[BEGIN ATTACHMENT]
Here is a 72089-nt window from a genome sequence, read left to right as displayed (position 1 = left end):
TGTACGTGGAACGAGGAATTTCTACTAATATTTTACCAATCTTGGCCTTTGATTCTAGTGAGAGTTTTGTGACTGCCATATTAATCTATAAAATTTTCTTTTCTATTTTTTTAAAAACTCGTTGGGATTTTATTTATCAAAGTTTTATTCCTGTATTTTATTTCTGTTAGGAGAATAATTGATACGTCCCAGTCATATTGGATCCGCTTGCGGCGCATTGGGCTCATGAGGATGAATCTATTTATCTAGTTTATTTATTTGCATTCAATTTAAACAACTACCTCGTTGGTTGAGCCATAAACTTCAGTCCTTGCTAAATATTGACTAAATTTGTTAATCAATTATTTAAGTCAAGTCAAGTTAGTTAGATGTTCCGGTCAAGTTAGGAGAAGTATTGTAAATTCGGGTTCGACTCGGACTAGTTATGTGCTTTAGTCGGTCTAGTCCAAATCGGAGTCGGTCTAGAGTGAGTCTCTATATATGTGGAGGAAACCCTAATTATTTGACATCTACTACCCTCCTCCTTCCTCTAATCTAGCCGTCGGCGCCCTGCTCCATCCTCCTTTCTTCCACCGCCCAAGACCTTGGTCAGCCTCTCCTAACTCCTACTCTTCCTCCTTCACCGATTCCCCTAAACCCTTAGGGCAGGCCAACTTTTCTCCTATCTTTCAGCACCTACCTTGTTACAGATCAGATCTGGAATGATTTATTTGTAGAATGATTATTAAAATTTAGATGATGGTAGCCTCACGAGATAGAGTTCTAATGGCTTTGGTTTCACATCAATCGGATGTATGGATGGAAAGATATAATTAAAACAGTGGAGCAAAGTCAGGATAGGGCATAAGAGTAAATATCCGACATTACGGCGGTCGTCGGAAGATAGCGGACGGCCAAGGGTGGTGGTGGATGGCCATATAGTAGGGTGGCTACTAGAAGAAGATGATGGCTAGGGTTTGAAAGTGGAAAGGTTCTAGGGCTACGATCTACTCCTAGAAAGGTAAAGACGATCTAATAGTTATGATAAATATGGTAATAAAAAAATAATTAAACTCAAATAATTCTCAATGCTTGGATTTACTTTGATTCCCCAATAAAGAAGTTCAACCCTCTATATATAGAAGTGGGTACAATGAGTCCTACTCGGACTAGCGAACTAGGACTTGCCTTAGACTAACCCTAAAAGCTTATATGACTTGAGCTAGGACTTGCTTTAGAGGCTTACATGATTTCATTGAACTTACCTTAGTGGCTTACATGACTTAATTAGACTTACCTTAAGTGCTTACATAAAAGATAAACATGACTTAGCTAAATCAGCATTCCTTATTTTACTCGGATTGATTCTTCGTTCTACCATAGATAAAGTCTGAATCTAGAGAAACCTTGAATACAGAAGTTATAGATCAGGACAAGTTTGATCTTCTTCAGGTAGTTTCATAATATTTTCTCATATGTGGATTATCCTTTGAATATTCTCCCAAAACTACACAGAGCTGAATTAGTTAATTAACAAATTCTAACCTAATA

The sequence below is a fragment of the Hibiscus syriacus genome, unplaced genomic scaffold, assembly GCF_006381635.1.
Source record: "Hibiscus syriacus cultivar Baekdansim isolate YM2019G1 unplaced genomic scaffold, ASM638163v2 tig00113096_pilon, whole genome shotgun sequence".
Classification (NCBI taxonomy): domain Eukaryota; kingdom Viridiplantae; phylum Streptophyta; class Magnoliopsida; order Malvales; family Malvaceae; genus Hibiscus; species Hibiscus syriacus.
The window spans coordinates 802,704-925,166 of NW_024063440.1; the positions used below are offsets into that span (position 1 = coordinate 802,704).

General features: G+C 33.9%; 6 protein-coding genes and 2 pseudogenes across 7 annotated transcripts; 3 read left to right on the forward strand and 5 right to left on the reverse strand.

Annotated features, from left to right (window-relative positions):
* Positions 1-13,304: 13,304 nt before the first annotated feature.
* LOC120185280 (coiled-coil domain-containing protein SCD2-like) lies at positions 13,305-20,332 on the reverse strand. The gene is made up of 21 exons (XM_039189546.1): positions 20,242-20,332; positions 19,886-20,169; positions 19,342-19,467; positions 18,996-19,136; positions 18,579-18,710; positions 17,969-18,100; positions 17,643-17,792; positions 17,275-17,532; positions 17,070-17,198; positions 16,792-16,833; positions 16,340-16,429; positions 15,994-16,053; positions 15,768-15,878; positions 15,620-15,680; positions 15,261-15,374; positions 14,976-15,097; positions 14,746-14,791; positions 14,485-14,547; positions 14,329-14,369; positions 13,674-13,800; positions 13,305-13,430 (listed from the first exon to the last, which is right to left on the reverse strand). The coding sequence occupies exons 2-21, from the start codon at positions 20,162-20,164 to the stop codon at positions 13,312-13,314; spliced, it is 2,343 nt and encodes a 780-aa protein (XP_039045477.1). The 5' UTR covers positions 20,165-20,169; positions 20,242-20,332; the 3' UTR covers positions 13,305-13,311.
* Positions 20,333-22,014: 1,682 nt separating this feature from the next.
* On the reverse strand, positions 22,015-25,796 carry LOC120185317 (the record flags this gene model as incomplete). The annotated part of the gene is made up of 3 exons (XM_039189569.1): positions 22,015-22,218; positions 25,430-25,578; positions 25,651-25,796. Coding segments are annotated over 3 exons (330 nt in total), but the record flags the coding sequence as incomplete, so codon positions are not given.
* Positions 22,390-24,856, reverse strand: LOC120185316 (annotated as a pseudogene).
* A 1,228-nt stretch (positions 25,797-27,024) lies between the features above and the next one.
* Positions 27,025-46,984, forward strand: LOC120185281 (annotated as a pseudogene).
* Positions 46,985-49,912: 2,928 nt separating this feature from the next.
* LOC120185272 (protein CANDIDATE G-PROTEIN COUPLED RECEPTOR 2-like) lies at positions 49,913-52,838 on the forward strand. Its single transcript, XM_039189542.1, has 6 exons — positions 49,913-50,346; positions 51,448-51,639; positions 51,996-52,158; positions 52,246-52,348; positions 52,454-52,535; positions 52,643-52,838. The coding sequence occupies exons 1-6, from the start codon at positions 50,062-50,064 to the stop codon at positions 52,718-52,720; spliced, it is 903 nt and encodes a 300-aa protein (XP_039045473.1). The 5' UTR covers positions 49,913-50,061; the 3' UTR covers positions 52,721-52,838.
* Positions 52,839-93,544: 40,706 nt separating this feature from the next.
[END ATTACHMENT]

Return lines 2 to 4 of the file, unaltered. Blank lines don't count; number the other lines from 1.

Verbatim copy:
TGTACGTGGAACGAGGAATTTCTACTAATATTTTACCAATCTTGGCCTTTGATTCTAGTGAGAGTTTTGTGACTGCCATATTAATCTATAAAATTTTCTTTTCTATTTTTTTAAAAACTCGTTGGGATTTTATTTATCAAAGTTTTATTCCTGTATTTTATTTCTGTTAGGAGAATAATTGATACGTCCCAGTCATATTGGATCCGCTTGCGGCGCATTGGGCTCATGAGGATGAATCTATTTATCTAGTTTATTTATTTGCATTCAATTTAAACAACTACCTCGTTGGTTGAGCCATAAACTTCAGTCCTTGCTAAATATTGACTAAATTTGTTAATCAATTATTTAAGTCAAGTCAAGTTAGTTAGATGTTCCGGTCAAGTTAGGAGAAGTATTGTAAATTCGGGTTCGACTCGGACTAGTTATGTGCTTTAGTCGGTCTAGTCCAAATCGGAGTCGGTCTAGAGTGAGTCTCTATATATGTGGAGGAAACCCTAATTATTTGACATCTACTACCCTCCTCCTTCCTCTAATCTAGCCGTCGGCGCCCTGCTCCATCCTCCTTTCTTCCACCGCCCAAGACCTTGGTCAGCCTCTCCTAACTCCTACTCTTCCTCCTTCACCGATTCCCCTAAACCCTTAGGGCAGGCCAACTTTTCTCCTATCTTTCAGCACCTACCTTGTTACAGATCAGATCTGGAATGATTTATTTGTAGAATGATTATTAAAATTTAGATGATGGTAGCCTCACGAGATAGAGTTCTAATGGCTTTGGTTTCACATCAATCGGATGTATGGATGGAAAGATATAATTAAAACAGTGGAGCAAAGTCAGGATAGGGCATAAGAGTAAATATCCGACATTACGGCGGTCGTCGGAAGATAGCGGACGGCCAAGGGTGGTGGTGGATGGCCATATAGTAGGGTGGCTACTAGAAGAAGATGATGGCTAGGGTTTGAAAGTGGAAAGGTTCTAGGGCTACGATCTACTCCTAGAAAGGTAAAGACGATCTAATAGTTATGATAAATATGGTAATAAAAAAATAATTAAACTCAAATAATTCTCAATGCTTGGATTTACTTTGATTCCCCAATAAAGAAGTTCAACCCTCTATATATAGAAGTGGGTACAATGAGTCCTACTCGGACTAGCGAACTAGGACTTGCCTTAGACTAACCCTAAAAGCTTATATGACTTGAGCTAGGACTTGCTTTAGAGGCTTACATGATTTCATTGAACTTACCTTAGTGGCTTACATGACTTAATTAGACTTACCTTAAGTGCTTACATAAAAGATAAACATGACTTAGCTAAATCAGCATTCCTTATTTTACTCGGATTGATTCTTCGTTCTACCATAGATAAAGTCTGAATCTAGAGAAACCTTGAATACAGAAGTTATAGATCAGGACAAGTTTGATCTTCTTCAGGTAGTTTCATAATATTTTCTCATATGTGGATTATCCTTTGAATATTCTCCCAAAACTACACAGAGCTGAATTAGTTAATTAACAAATTCTAACCTAATA

The sequence below is a fragment of the Hibiscus syriacus genome, unplaced genomic scaffold, assembly GCF_006381635.1.
Source record: "Hibiscus syriacus cultivar Baekdansim isolate YM2019G1 unplaced genomic scaffold, ASM638163v2 tig00113096_pilon, whole genome shotgun sequence".